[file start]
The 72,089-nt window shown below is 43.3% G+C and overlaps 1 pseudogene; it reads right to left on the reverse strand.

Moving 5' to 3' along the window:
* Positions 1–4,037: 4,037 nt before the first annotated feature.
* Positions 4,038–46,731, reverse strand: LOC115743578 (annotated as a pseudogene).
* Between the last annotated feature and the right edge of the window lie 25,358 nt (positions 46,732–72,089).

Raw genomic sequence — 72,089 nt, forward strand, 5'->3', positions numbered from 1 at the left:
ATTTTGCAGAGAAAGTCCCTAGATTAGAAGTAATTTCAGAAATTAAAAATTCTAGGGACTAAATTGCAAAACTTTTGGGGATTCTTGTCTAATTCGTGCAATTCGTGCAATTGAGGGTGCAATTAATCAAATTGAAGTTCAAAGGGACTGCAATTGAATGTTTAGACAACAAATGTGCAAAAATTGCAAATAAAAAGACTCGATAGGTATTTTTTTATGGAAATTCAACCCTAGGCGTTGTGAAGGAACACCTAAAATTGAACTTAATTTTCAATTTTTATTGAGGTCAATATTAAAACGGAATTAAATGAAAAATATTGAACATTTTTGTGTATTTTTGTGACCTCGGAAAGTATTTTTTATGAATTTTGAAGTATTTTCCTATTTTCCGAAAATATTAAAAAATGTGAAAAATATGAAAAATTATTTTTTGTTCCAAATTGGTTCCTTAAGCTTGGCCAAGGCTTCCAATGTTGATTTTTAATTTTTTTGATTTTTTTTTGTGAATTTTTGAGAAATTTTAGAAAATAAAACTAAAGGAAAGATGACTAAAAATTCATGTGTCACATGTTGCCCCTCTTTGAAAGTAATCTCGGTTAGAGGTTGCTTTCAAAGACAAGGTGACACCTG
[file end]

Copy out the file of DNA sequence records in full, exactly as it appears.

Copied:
The 72,089-nt window shown below is 43.3% G+C and overlaps 1 pseudogene; it reads right to left on the reverse strand.

Moving 5' to 3' along the window:
* Positions 1–4,037: 4,037 nt before the first annotated feature.
* Positions 4,038–46,731, reverse strand: LOC115743578 (annotated as a pseudogene).
* Between the last annotated feature and the right edge of the window lie 25,358 nt (positions 46,732–72,089).

Raw genomic sequence — 72,089 nt, forward strand, 5'->3', positions numbered from 1 at the left:
ATTTTGCAGAGAAAGTCCCTAGATTAGAAGTAATTTCAGAAATTAAAAATTCTAGGGACTAAATTGCAAAACTTTTGGGGATTCTTGTCTAATTCGTGCAATTCGTGCAATTGAGGGTGCAATTAATCAAATTGAAGTTCAAAGGGACTGCAATTGAATGTTTAGACAACAAATGTGCAAAAATTGCAAATAAAAAGACTCGATAGGTATTTTTTTATGGAAATTCAACCCTAGGCGTTGTGAAGGAACACCTAAAATTGAACTTAATTTTCAATTTTTATTGAGGTCAATATTAAAACGGAATTAAATGAAAAATATTGAACATTTTTGTGTATTTTTGTGACCTCGGAAAGTATTTTTTATGAATTTTGAAGTATTTTCCTATTTTCCGAAAATATTAAAAAATGTGAAAAATATGAAAAATTATTTTTTGTTCCAAATTGGTTCCTTAAGCTTGGCCAAGGCTTCCAATGTTGATTTTTAATTTTTTTGATTTTTTTTTGTGAATTTTTGAGAAATTTTAGAAAATAAAACTAAAGGAAAGATGACTAAAAATTCATGTGTCACATGTTGCCCCTCTTTGAAAGTAATCTCGGTTAGAGGTTGCTTTCAAAGACAAGGTGACACCTG